Leasa Smith

Hi Chris,
Apologies for not setting this page up earlier.
I have had access to the course resources and notes, but had not created a page until now.
Thanks for all of the great resources provided.
Leasa Smith (Mortimer)

Assignment 1:
Chris,
I read with interest your comments around the 2007 Snyder article and the question you posed, "Does this add anything to the way you think about digital culture and education?"

I agree with your comments that there seems to be much in common in the article with the current ideas about technology in schools and the national curriculum. This prompted me to consider what I believe to be, the little progress our secondary schools have made towards immersing our students in an 'authentic digital culture'.

Having recently had the opportunity to visit in excess of 20 secondary schools across the state, and now in returning to my own school, I have become increasingly aware of the significant paradigm shift required across our state if we are to progress towards the student-centred, digitally enabled pedagogical framework that is essential if we wish to realise the true impact technology can have on improving student outcomes.

Thus I have used Assignment 1 to address what I believe can be some initial steps schools can take towards increasing the ability of teachers in employing digital technologies such as social networking, collaborative work spaces, blogs and publication spaces, as part of their pedagogical practice. While upon reflection, I may have mistakenly made some of the generalisations that Snyder also made, I am confident that the ideas and actions suggested, would enable my school community to take some steps forward towards thinking and acting more effectively in how they use new media, tools and strategies to better differentiate learning for our students.

References:
McLoughlin, C. & Lee, M. (2008). The Three Ps of Pedagogy for the Networked Society: Personalisation, Participation, and Productivity. International Journal of Teaching and Learning in Higher Education. 20 (1) 10-27.
Snyder, K. (2005). The Digital Culture and Communication: More than just Classroom Learning. International journal of media, technology and lifelong learning, 1 (2). Seminar.Net.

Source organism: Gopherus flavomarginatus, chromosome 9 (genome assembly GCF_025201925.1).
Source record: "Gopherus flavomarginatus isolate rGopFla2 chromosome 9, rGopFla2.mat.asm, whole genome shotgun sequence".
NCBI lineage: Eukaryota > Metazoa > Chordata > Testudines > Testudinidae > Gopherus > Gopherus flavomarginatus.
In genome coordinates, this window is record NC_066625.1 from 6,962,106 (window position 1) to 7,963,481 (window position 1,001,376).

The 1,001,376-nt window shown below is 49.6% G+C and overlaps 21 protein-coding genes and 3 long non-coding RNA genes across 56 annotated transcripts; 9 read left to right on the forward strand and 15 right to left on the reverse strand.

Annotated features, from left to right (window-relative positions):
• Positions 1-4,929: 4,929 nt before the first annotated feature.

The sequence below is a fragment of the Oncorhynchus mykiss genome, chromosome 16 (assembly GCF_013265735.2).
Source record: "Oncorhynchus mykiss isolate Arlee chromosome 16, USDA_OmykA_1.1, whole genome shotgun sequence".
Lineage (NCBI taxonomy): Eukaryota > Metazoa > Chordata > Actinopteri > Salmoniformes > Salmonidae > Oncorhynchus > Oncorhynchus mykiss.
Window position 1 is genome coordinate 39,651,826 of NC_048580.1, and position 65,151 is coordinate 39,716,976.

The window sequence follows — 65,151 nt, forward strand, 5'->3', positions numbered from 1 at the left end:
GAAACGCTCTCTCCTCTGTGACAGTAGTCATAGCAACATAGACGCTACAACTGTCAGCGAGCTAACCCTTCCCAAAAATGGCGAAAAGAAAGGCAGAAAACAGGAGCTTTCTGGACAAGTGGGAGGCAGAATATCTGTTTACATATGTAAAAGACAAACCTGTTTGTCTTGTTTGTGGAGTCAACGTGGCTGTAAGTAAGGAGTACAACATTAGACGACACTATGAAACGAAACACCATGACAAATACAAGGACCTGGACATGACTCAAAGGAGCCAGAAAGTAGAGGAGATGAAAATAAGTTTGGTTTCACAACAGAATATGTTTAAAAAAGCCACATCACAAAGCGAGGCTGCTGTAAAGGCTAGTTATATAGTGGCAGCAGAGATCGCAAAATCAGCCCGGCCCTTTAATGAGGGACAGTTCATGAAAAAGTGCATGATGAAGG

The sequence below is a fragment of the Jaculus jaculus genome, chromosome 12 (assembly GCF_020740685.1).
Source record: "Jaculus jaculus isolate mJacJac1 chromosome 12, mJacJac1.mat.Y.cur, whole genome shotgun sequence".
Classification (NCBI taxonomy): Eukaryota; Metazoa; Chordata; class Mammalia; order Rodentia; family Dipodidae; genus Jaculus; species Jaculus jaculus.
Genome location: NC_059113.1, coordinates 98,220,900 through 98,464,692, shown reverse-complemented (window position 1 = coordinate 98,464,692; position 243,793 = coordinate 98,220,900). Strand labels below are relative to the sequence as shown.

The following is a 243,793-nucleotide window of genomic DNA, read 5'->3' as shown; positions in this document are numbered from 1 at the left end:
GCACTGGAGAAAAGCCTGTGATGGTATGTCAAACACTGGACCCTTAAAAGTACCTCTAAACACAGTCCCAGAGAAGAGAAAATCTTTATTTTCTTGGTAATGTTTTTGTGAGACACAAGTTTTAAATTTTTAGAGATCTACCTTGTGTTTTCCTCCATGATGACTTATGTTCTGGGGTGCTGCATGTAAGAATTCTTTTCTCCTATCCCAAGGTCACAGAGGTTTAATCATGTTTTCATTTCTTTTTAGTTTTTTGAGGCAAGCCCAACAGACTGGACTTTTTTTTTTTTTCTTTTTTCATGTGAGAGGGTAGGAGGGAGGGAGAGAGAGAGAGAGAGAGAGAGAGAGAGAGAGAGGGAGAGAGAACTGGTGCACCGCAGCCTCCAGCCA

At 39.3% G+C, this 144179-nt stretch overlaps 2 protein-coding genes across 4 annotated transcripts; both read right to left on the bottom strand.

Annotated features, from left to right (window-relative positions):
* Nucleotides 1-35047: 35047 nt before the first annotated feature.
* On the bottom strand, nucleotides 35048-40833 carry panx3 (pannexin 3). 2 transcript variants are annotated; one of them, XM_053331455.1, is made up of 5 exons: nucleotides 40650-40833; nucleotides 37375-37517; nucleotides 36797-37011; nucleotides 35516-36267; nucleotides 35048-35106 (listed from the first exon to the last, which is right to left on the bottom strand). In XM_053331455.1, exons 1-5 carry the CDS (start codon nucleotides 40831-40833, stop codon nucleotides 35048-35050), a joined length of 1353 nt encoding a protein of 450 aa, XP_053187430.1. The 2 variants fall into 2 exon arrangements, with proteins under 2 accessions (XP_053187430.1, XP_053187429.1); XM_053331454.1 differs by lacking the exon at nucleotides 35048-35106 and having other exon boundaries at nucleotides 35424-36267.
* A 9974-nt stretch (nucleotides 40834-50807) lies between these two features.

Assignment 2
This task presented an opportunity for me to consider at a strategic level, how school leaders can use the momentum of ongoing initiatives in educational policy to continue the journey towards building a sustainable digital culture in schools.

School leaders fight a constant battle to implement new agendas while continuing to pay due attention to ongoing agendas, within the limits of the time, energy and resources available in schools. Effective leaders need to position new policy agendas within the overall work the school community undertakes as part of its explicit improvement agenda, and capitalise on the momentum of new agendas to continue to rejuveniate commitment to ongoing agendas.

The current Junior Secondary Agenda requires schools to review and reshape their approaches to pedagogical, organisational and relational practice in teaching Year 7, 8 and 9 students. This work would be incomplete if schools did not consider the link between the needs of these learners and the importance of creating a digitally rich school culture. Thus the resource I have developed for this assessment is a professional article for publication in an educational journal that challenges school leaders to use the Junior Secondary agenda to rejuvenate approaches to integrating technologies into teaching and learning. Ultimately this means embracing technologies as part of quality teaching and learning approaches to for Junior Secondary learners by blending digital and traditional learning models so that the most effective learning methodologies are used in our classrooms.

Educational Queensland's Contemporary Practice Resource provides further information for school leaders and teachers around how to enable this at a whole of school and classroom level. The resource which was used to inform the article, supports school leaders to engage their school communities in considering the learning models, learning spaces, digital technologies and professional learning needed to continue to move schools towards digitally-rich learning environments.

The underlying message of the article is that school leaders can only ensure sustainable approaches to embedding digital learning practices in their schools if they continue to address the agenda within the broader context of current educational initiatives

References
Department of Education, Training and Employment. (2013). Contemporary Practice Resource. Brisbane, Queensland: DETE.

Education Queensland (2012). Junior Secondary Agenda 2012-2015. Retrieved from https://oneportal.deta.qld.gov.au/EducationDelivery/Stateschooling/JuniorSecondary/Pages/JuniorSecondaryAgenda2012-2015.aspx